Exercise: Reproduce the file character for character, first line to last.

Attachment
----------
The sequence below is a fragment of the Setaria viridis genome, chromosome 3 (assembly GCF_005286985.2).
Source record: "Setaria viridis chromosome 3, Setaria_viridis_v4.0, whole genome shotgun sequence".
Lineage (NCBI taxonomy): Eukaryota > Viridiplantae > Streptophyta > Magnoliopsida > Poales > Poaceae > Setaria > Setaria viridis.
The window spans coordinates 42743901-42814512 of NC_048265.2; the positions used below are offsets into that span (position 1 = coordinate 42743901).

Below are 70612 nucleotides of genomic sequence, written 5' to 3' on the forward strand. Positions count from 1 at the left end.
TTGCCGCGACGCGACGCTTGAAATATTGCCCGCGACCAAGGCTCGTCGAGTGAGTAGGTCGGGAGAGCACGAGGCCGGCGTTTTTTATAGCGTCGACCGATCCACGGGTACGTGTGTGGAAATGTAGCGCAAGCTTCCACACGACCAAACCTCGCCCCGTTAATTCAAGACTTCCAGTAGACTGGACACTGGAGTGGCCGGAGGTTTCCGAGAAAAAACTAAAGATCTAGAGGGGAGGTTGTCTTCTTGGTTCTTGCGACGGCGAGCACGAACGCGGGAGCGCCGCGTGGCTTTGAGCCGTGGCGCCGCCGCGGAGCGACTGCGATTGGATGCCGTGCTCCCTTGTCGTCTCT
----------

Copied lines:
The sequence below is a fragment of the Setaria viridis genome, chromosome 3 (assembly GCF_005286985.2).
Source record: "Setaria viridis chromosome 3, Setaria_viridis_v4.0, whole genome shotgun sequence".
Lineage (NCBI taxonomy): Eukaryota > Viridiplantae > Streptophyta > Magnoliopsida > Poales > Poaceae > Setaria > Setaria viridis.
The window spans coordinates 42743901-42814512 of NC_048265.2; the positions used below are offsets into that span (position 1 = coordinate 42743901).

Below are 70612 nucleotides of genomic sequence, written 5' to 3' on the forward strand. Positions count from 1 at the left end.
TTGCCGCGACGCGACGCTTGAAATATTGCCCGCGACCAAGGCTCGTCGAGTGAGTAGGTCGGGAGAGCACGAGGCCGGCGTTTTTTATAGCGTCGACCGATCCACGGGTACGTGTGTGGAAATGTAGCGCAAGCTTCCACACGACCAAACCTCGCCCCGTTAATTCAAGACTTCCAGTAGACTGGACACTGGAGTGGCCGGAGGTTTCCGAGAAAAAACTAAAGATCTAGAGGGGAGGTTGTCTTCTTGGTTCTTGCGACGGCGAGCACGAACGCGGGAGCGCCGCGTGGCTTTGAGCCGTGGCGCCGCCGCGGAGCGACTGCGATTGGATGCCGTGCTCCCTTGTCGTCTCT